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Kudos to the Citrus County Chronicle Editorial Board! The board’s consistent and positive position regarding water resource management as illustrated in the May 25 editorial is a fresh breeze for the Nature Coast! The message is being echoed by a growing number of residents and organizations throughout the state, and a very simple message it is: We have a water crisis on our hands and we expect the state Legislature and regulatory agencies to find remedies before we pass the point of no return.
Water is critically important to our lives in so many ways, yet we take it for granted. It is more than a facilitator of clean dishes, cars and wetted lawns. It is the fundamental foundation of our lives, our economy, our food supply and recreation.
According to the Florida Department of Environmental Protection, water contributed more than $600 billion to the state’s gross product in 2008. It generates tens of millions of dollars to the Citrus County economy annually by virtue of tourism and recreational activity. It is the goose that laid the golden egg!
There are certain paradigms about water that are inescapable. Regardless of the supply of water in Florida, it is a finite resource. There are two metrics that sharply influence the benefit of this resource to the people via the many ways it supports us. One is quantity and the other is quality.
Florida relies on water from regional aquifers for approximately 90 percent of its water supply. We pump more than 7 billion gallons per day from the ground and anticipate an increase of that figure to more than 9 billion gallons per day by 2025. In doing so, the level of the aquifer is reduced incrementally.
Recharge is wholly dependent on rainfall. As aquifer levels fall, springs throughout the state flow with less vigor. Given circumstances such as high volumes of groundwater pumping and prolonged drought, they may cease to flow altogether. Neither circumstance is desirable.
As the aquifer levels decline, lakes and rivers dry up, and this is also undesirable because the degraded resource results in diminished economic productivity. These things happen not because the gross supply of groundwater is greatly diminished, but because we are using and losing supply from the top of the water mountain that is our aquifer. This is the part of the aquifer so critically important. Inefficient use and drought can combine to create the perfect storm of conflicted interests.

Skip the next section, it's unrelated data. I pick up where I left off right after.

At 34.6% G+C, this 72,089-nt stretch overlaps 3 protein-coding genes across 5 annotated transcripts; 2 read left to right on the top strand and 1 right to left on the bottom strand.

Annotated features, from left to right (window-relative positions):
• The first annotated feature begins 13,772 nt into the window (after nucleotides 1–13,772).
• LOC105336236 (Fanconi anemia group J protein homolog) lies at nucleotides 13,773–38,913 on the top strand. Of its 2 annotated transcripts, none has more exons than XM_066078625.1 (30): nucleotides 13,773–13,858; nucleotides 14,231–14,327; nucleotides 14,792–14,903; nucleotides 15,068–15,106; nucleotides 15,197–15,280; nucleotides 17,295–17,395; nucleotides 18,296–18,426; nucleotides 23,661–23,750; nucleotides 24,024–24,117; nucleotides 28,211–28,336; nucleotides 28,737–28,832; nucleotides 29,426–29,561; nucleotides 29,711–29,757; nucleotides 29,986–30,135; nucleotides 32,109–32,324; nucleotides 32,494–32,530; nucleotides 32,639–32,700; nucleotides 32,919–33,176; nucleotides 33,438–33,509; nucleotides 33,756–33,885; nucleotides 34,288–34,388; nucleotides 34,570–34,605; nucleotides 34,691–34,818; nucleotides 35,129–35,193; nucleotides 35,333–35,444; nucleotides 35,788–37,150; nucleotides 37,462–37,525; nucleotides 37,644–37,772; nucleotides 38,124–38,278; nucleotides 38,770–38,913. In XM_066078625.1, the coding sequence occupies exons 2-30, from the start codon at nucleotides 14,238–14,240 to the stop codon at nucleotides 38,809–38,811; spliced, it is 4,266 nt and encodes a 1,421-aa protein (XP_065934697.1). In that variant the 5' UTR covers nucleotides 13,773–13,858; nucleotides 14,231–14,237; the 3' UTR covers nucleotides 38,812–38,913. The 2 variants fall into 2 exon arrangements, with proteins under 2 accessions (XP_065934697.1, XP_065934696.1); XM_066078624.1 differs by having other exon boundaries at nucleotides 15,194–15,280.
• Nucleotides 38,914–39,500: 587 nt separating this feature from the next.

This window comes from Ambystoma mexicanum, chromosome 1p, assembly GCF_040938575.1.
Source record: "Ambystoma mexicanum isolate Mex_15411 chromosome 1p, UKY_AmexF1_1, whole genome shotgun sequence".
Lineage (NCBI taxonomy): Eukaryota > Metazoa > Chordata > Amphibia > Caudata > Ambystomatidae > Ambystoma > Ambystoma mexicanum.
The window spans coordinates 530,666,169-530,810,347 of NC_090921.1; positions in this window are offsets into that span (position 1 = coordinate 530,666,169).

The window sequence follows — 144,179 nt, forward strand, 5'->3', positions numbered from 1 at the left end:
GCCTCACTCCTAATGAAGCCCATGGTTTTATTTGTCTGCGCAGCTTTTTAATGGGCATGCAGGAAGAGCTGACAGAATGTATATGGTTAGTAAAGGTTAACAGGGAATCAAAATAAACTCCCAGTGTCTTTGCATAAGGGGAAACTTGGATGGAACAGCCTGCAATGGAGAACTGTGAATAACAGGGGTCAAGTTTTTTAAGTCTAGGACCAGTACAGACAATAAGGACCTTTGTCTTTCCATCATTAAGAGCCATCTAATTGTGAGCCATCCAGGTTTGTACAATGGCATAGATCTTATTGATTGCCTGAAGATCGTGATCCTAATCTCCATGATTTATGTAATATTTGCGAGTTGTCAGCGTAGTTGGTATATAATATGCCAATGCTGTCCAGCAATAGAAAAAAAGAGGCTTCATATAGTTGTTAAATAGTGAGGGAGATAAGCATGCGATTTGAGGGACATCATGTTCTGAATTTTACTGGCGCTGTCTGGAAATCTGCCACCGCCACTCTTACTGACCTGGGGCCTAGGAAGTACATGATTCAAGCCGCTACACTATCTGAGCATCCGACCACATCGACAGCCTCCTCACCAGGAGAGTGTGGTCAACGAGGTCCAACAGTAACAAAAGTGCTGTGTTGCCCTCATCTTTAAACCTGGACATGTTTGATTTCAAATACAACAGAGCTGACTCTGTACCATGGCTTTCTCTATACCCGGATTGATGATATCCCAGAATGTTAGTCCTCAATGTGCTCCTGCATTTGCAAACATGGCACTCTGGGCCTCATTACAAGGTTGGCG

Concurrent with water quantity is the issue of water quality. While science examines these aspects separately, they are intrinsically linked. A trite turn of phrase has it that “the solution to pollution is dilution.” Lacking quantity, there is no dilution. Lacking dilution, we are left with increased concentrations of pollutants, which imply degradation of biological productivity and risks to human health.
The message that follows is not pretty. It is the federal report card that evaluates how well our laws and resulting management practices work. It is the telling of how effectively the people of Florida are represented by the Florida Legislature and water management agencies. It is the tale of what we have done to ourselves.
WATER QUALITY IN FLORIDA
General water quality findings for Florida as a percentage of assessed miles/acres that are
Type of Waters / Percent Impaired / Percent Assessed
Rivers and streams / 80% — 8,418.1 of 10,476 miles / 20%
Lakes, reservoirs and ponds / 90% — 1,013,666.6 of 1,124,398.8 acres/ 54%
Bays and estuaries / 97% — 5,176.4 of 5,316.9 square miles / 100%
Coastal shoreline / 97% — 5,824.5 of 6,034.2 miles / unavailable
The source is the “Watershed Assessment, Tracking & Environmental Results” for 2010 as published by the U.S. Environmental Protection Agency in administration of the Clean Water Act.
Folks, we are at a crossroads. It is clearly demonstrated that past practices have failed the people of the state badly. We cannot continue on this course without severe consequences to our health and economic prosperity. We have the power, but not the right, to pass these problems on to the next generation. The cost of recovering degraded water quality and destroyed ecosystems is staggering. The cost of depending on reclaimed or highly treated water for beneficial supply is daunting, and in some cases may rise to 1,000 percent of groundwater costs for treatment and distribution.
Our persistence in abuse of groundwater supply is fraught with hazards and promises great expense if we do not find a better way to protect the resource and more efficient ways to use it. There is no other choice.
“You can avoid reality, but you cannot avoid the consequences of avoiding reality.” — Ayn Rand (1905-1982).
Dan Hilliard is director of Withacoochee Area Residents Inc. (WAR), a 501(c)(3) nonprofit. WAR’s website is www.warinconline.com.